Whether it is by nature or nurture, Susan and Justin Harmer’s passion for farming has certainly been passed on to the next generation, with all three of their children working alongside them at Offham, near Lewes in Sussex.
Clemmie Gleeson reports.
Farming and diversification enterprises go hand-in-hand at Offham Farm with sheep, beef cattle and pigs all reared for the Harmer family’s booming farm shop, near Lewes. There is no shortage of labour either with Susan and Justin’s three grown-up children all involved in the business too.
“We all have our own area – we all specialise in the things we are most interested in,” says Susan, who oversees livestock management.
Her husband Justin manages the four holiday cottages and the arable unit.
Their eldest daughter Lizzy, 28, is heavily involved with the sheep flocks while also being a mum to her children George and Maggie; Edward, 26, focuses on the arable work and beef cattle, while Gussie, 22, is responsible for the pigs, while also looking after her baby daughter Connie.
Susan and Justin married in 1989 and took over Justin’s father’s tenant farm the same year. The business was ‘just about held together’ but not thriving due to a large generation gap of 53 years and it needed a lot of work to make it viable.
Over the years they have turned its fortunes around, moving away from dairy production to breeding livestock.
They bought the farm in 1996 and in the early days they worked with Susan’s brother Richard Wakeham-Dawson, later helping him to buy his own farm in East Hoathly which is close enough to allow them to share resources and machinery.
Throughout 2001-2002, Justin and Susan converted some barns into holiday cottages which was an excellent diversification, says Susan.
“They really helped pull things round,” she says.
She was awarded a regional Women in Farming Award in 2006 for her success with the business.
Office units were also rented out and later became the location for their farm shop. The family had first dipped their toes into direct selling via farmer’s markets which proved there was keen demand locally for their meat.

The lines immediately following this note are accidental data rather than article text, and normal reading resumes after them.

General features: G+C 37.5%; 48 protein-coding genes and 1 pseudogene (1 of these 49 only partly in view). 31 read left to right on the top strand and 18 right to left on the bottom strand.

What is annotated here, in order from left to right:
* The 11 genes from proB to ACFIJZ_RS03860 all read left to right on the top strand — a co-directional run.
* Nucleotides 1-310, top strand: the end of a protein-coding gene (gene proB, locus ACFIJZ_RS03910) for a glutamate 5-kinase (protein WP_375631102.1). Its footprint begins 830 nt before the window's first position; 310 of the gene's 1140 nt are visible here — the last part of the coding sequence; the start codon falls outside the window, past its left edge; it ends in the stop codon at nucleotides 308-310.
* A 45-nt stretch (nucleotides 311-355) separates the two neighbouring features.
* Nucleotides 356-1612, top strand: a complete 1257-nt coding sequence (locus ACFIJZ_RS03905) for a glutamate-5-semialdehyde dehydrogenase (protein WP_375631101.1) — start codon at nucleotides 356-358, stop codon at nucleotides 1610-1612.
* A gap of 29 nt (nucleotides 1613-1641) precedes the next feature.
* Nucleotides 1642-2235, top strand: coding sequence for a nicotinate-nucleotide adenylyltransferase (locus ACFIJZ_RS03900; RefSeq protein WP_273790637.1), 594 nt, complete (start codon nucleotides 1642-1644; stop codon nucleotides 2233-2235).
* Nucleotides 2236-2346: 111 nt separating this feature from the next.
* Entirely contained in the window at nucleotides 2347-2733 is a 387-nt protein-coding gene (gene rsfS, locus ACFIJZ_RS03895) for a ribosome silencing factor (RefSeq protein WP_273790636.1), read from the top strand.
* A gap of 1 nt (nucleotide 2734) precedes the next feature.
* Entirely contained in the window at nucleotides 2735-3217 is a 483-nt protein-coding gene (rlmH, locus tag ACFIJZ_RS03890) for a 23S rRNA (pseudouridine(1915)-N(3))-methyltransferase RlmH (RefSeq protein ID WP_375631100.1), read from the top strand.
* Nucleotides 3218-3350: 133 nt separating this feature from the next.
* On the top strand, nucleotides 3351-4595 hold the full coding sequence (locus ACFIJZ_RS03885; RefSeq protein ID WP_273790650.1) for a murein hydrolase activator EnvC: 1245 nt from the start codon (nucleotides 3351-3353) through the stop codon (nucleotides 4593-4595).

“We have always cursed the busy road here, but it is a fabulous location for the shop which we opened in 2011. At first it was just me and one other person,” says Susan.
“Now we have five people working for us with a really good turnover and it gets bigger every year.
“We have outgrown the building, so have planning permission to move into a bigger one – that is our next project.”
Initially Susan worked long hours to develop the shop including creating the recipes for her meat pies which have developed quite a following.
“The pies in the shop are epic,” says Lizzy.
Pigs are relative newcomers to the farm, having been introduced to supply the shop which had already become the main outlet for their beef and lamb.
“We tried various traditional breeds, but they weren’t productive enough and too fat,” says Susan.
Next, they tried commercial hybrids before Welsh pigs were recommended. Fast-growing and lean compared to other traditional breeds, they were ideal. About the same time, Gussie took over management of the pigs and has grown the herd to 16 females plus progeny – about 160 head in total.
She has also had success in the showring, with inter-breed championship wins this year at the Royal Norfolk, Devon and Royal Welsh, where the winning pig was also named Supreme Champion of Champions.
The pigs are reared in straw-based yards, says Gussie.
He says: “We use 360-degree freedom farrowing crates. Typical litter size is 10 to 15.
“After 10 days they are moved to straw-based yards and all of the pigs are on barley straw from the farm and fed on a commercial ration – it’s the only feed we buy-in.”
They reach over 100kg by five months of age.
The Sussex cattle herd was founded with the purchase of two beasts in 1991.
“They are great converters of our poor Site of Special Scientific Interest brookland grazing into saleable product,” says Susan.
“They have been fantastic.”
The herd now stands at 50 breeding cows and Edward hopes to grow this further.
“We hope to take advantage of more efficient grassland usage and match the increasing demand for beef from the farm shop,” says Edward.
The cattle have been Signet recorded since 2011 which has helped improve performance, he adds.